3. Anaheim Ducks

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    Mark Avery/Associated Press

    Pre-Season Expectations: On average the Anaheim Ducks were expected to finish fourth in the Pacific Division, and possibly as low as sixth.

    Only four of the 26 analysts, Allen, Peters, Blanchard and Lepore, saw the Ducks finishing second, and no one predicted the division crown.

    Where They Are: Anaheim is tied for first in the Pacific Division, with a game in hand on San Jose. That puts it third in the entire NHL behind St. Louis and Boston.

    How They Did It: Anaheim didn't really "do" anything. Its winning percentage was .688 in 2012-13, and it inched forward to .703 largely on the backs of its two superstars Ryan Getzlaf and Corey Perry.

    It's not so much that the Ducks improved, but that they didn't collapse like almost everybody thought they would.

    I asked Chris Peters why he didn't join the club and predict a collapse in California, but he simply didn't see the team as being any worse than last season. He felt that last year's success was perfectly legitimate, and largely a consequence of Bruce Boudreau's excellent coaching.

    Peters also felt that the addition of Jakob Silfverberg and rookie Hampus Lindholm would more than make up for the loss of Bobby Ryan.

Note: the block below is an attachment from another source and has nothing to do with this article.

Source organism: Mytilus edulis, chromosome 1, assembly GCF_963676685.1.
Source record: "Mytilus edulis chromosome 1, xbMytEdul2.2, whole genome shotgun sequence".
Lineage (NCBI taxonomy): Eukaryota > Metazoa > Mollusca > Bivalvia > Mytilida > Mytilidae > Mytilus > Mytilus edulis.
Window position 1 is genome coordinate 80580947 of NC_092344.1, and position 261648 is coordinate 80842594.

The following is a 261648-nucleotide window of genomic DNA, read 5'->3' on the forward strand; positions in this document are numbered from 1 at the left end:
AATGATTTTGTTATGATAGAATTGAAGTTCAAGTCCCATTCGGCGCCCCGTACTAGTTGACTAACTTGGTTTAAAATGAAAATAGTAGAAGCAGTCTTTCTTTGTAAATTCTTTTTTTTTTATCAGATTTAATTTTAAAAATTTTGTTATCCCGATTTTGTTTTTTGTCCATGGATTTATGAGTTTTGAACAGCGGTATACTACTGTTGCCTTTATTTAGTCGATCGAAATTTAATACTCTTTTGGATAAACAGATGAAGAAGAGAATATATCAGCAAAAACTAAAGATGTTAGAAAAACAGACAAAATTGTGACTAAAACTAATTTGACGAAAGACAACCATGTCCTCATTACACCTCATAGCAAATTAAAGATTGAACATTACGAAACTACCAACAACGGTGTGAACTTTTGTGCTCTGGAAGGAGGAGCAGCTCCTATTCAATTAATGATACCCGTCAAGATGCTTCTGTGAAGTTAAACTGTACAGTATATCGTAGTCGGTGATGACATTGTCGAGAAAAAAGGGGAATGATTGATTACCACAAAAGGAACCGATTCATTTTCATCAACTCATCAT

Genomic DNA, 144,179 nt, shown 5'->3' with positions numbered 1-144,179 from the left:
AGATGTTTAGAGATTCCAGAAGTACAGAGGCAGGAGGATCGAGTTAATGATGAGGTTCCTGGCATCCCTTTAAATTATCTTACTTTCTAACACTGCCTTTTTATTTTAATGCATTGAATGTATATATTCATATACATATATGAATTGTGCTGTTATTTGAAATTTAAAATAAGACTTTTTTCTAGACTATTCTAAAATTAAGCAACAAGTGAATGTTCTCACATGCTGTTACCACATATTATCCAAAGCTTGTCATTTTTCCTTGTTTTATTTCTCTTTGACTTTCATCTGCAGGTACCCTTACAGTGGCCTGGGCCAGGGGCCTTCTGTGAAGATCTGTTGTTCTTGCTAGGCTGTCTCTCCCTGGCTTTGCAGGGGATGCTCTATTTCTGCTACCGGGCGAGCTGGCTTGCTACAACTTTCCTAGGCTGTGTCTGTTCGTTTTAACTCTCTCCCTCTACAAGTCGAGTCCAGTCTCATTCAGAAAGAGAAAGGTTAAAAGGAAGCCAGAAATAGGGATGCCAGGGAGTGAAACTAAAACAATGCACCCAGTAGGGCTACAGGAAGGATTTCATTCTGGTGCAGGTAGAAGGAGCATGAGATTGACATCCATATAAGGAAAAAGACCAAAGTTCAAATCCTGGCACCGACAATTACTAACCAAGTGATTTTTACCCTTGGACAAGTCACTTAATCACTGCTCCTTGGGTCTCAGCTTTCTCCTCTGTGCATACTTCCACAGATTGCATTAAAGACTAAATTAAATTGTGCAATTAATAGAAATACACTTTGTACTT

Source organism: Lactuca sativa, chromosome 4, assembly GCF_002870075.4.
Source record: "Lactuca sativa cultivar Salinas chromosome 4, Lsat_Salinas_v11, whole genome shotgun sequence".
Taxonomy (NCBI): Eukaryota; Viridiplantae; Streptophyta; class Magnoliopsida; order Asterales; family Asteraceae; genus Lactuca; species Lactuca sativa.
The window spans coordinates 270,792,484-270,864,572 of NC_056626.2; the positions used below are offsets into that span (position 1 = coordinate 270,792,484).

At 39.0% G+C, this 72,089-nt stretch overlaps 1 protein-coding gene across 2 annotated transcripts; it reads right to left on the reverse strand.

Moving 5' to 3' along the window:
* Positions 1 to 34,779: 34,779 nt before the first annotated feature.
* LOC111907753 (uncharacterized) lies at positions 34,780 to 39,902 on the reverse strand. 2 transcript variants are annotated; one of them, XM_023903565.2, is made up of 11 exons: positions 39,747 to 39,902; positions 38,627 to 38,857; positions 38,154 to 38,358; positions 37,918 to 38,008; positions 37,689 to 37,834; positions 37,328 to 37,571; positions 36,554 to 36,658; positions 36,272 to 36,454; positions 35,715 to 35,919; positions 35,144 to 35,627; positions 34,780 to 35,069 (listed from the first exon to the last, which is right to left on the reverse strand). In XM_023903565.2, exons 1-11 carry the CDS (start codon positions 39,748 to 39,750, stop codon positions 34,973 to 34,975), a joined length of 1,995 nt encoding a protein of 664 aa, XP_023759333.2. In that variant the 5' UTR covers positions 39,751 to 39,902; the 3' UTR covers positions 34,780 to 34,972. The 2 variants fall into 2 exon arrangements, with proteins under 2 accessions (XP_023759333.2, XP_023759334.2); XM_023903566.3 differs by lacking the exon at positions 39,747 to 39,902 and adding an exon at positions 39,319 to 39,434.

There are teams that play over their heads, and the Ducks have a lot of analysts fooled into thinking that they were one of them. They weren't.

2. Tampa Bay Lightning

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    Chris O'Meara/Associated Press

    Pre-Season Expectations: Other than Andrew Dewitt, who had Tampa Bay finishing fourth in its division, every analyst had Tampa Bay somewhere in the bottom three Atlantic positions, well outside the post-season picture.

    And even those modest expectations were based on the belief that Steven Stamkos and Martin St. Louis would each play the full season in a Lightning uniform.

     

    Where They Are: Tampa Bay is tied for second in the Atlantic Division, but with one game in hand over Montreal. That puts the Lightning third in the Eastern Conference and tied for eighth overall.

    They also got here despite Stamkos missing the majority of the season and Martin St. Louis being dealt to the Rangers at the deadline.

    How They Did It: The lesson to learn is to watch out for teams with an abundance of young talent together with a new coach. All they need is a hot goalie, like Ben Bishop posting a .928 save percentage, and you could have a projection-defying team.